The continuous QPT in Fig. 3 can be further confirmed by the FSS analysis^{7}. The FSS states that the R_{s}(H) near the continuous QPT obeys the relationship \(R_{\mathrm{s}}(H,T)/R_{\mathrm{c}} = F(H  H_{\mathrm{c}}T^{  1/zv})\), where H is the magnetic field, H_{c} is the critical field, R_{c} is critical resistance and F is an arbitrary function with F(0) = 1^{32}. The parameter v is the correlation length exponent, z is the dynamical scaling exponent and \(\delta = H  H_{\mathrm{c}}\) is the absolute value of distance from the transition, which determine the spatial correlation length ξ and the temporal correlation length ξ_{ τ } in ξ ~ δ^{−v} and ξ_{ τ } ~ ξ^{z} in the vicinity of the continuous QPT. We thus performed the FFS analysis and replotted the same sheet resistance data displayed in Fig. 3 as a function of H in Fig. 4a, c. It is observed that two sets of R_{s}(H) curves exactly converge at the crossing points (R_{c1}, H_{1}^{*}) and (R_{c2}, H_{2}^{*}), respectively (Supplementary Figure 12). The values of crossing points, i.e., R_{c1} = 988.4 Ω, H_{1}^{*} = 1750 Oe, R_{c2 }= 1044.4 Ω and H_{2}^{*} = 2580 Oe are consistent with the critical values obtained in Fig. 3. For both HTCR and LTCR, the R_{s} decreases at H < H_{c}^{*} while increases at H > H_{c}^{*} when the temperature decreases, which reveals the critical crossing points are temperature independent and separate different quantum ground states.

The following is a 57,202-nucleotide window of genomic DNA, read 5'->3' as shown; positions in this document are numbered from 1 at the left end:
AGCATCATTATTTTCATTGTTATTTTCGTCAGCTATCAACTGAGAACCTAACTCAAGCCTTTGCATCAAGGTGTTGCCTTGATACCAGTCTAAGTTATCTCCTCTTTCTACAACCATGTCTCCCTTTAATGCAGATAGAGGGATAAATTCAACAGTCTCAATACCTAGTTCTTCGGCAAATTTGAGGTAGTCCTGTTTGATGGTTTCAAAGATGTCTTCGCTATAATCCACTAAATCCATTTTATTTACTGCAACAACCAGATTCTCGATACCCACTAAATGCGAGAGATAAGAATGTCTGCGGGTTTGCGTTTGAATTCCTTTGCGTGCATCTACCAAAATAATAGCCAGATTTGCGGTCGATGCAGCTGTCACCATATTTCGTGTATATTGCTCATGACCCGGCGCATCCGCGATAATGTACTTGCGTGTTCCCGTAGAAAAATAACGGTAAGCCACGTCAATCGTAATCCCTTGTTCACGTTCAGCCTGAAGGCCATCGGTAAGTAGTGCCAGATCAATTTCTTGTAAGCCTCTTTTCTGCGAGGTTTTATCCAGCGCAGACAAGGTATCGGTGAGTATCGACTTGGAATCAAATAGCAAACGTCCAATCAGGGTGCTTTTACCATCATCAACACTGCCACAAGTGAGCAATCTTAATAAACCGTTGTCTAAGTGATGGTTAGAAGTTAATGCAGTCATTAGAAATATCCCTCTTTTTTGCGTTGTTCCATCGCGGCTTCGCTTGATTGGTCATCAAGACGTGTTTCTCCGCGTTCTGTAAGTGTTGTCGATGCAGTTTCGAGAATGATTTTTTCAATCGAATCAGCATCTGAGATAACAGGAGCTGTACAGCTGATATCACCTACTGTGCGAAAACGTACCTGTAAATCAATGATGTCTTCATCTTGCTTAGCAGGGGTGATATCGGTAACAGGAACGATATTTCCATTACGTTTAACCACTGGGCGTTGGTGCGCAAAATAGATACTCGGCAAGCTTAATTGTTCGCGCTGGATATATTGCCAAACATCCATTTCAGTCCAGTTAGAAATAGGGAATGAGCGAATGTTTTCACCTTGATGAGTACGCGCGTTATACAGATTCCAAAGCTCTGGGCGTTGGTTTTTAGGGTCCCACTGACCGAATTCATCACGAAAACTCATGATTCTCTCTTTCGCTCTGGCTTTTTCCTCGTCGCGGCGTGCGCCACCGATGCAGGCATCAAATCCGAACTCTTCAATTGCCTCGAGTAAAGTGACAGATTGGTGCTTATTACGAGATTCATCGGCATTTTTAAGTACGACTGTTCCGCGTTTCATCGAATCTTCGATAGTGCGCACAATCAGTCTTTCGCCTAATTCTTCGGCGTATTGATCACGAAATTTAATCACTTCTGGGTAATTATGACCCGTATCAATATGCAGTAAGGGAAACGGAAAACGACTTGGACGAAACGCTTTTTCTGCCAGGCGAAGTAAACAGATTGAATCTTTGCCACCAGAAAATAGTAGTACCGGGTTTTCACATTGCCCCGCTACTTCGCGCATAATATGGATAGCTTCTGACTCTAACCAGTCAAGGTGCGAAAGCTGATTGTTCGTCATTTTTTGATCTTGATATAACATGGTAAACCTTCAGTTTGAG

For HTCR, to yield the best collapse, the method described in ref.^{11} was utilized to obtain the appropriate exponent product zv (Supplementary Figures 13, 14). Each magnetoresistivity isotherms curve in Fig. 4a was replotted in the form \(R_{\mathrm{s}}(H,T)/R_{\mathrm{c}} = F(H  H_{\mathrm{c}},T)\) and multiplied by the factor t to acquire the best collapse into the lowest temperature curve with the t(T_{0}) = 1 at the lowest temperature T_{0}. The temperature dependence of the parameter t is the formula: t = (T/T_{0})^{−1/zv}. The product zv is determined by plotting t dependence of T on a loglog scale with the straight line’s slope equaling to the −zv. The T versus t plot reveals the exponent product value zv = 0.63 (Fig. 4b inset). Using this zv value, the measured R–H curves (Fig. 4a) can be scaled into one single curve as shown in the Fig. 4b with respect to the single scaling variable \(H  H_{\mathrm{c}}T^{  1/zv}\). zv = 0.63 is consistent with zv = 2/3 observed in QPT induced by perpendicular magnetic field in 2D superconductors, like LaTiO_{3}/SrTiO_{3} interface^{14}, amorphous Nb_{0.}_{15}Si_{0.}_{85}^{12}, amorphous Bi^{10} and ultrathin high T_{c} superconductor^{1}. The dynamical scaling exponent z usually equals to 1 in the consequence of long range Coulomb interaction between charges^{32,33} as observed in ultrathin Bi film^{11}, amorphous MoGe^{9}, unless the particular case in ^{4}He porous media with short range Coulomb interactions^{34,35}. Hence we can obtain correlation length exponent v = 0.63 approximately to 2/3, if takes z = 1. Actually, the continuous QPT in 2D superconducting system can be described by the (2+1)D XY model^{7}. The v = 2/3 is expected in clean (2 + 1)D XY regime^{36}, which frequently describes the QPT induced by magnetic field in metallic superconducting films, such as in the amorphous Bi film^{10,11} or ultrathin Be film^{37}. Thus the critical behavior in HTCR (zv = 0.63) reflects that the QPT in metallic tin nanoislands belongs to the clean (2 + 1)D XY model. In the clean (2 + 1)D XY model, the external magnetic field causes a frustration in the phase coupling^{36}, suggesting that the QPT is driven by phase fluctuations at intratin nanoislands. In the superconducting LaTiO_{3}/SrTiO_{3} interface, the average size of assumed superconducting puddle L_{d} is determined by the critical magnetic field as described in \(L_{\mathrm {d}}{\mathrm{\sim }}(\Phi _0/H_1^ \ast )^{1/2}\), where Φ_{0} is the quantum flux^{14,38}. We thus obtain L_{ d } = 118 nm according to\(H_1^ \ast = 1750\,{\mathrm{Oe}}\), which is the same order of the typical size of tin nanoislands deposited in our case as shown in Fig. 1 (Supplementary Figure 3).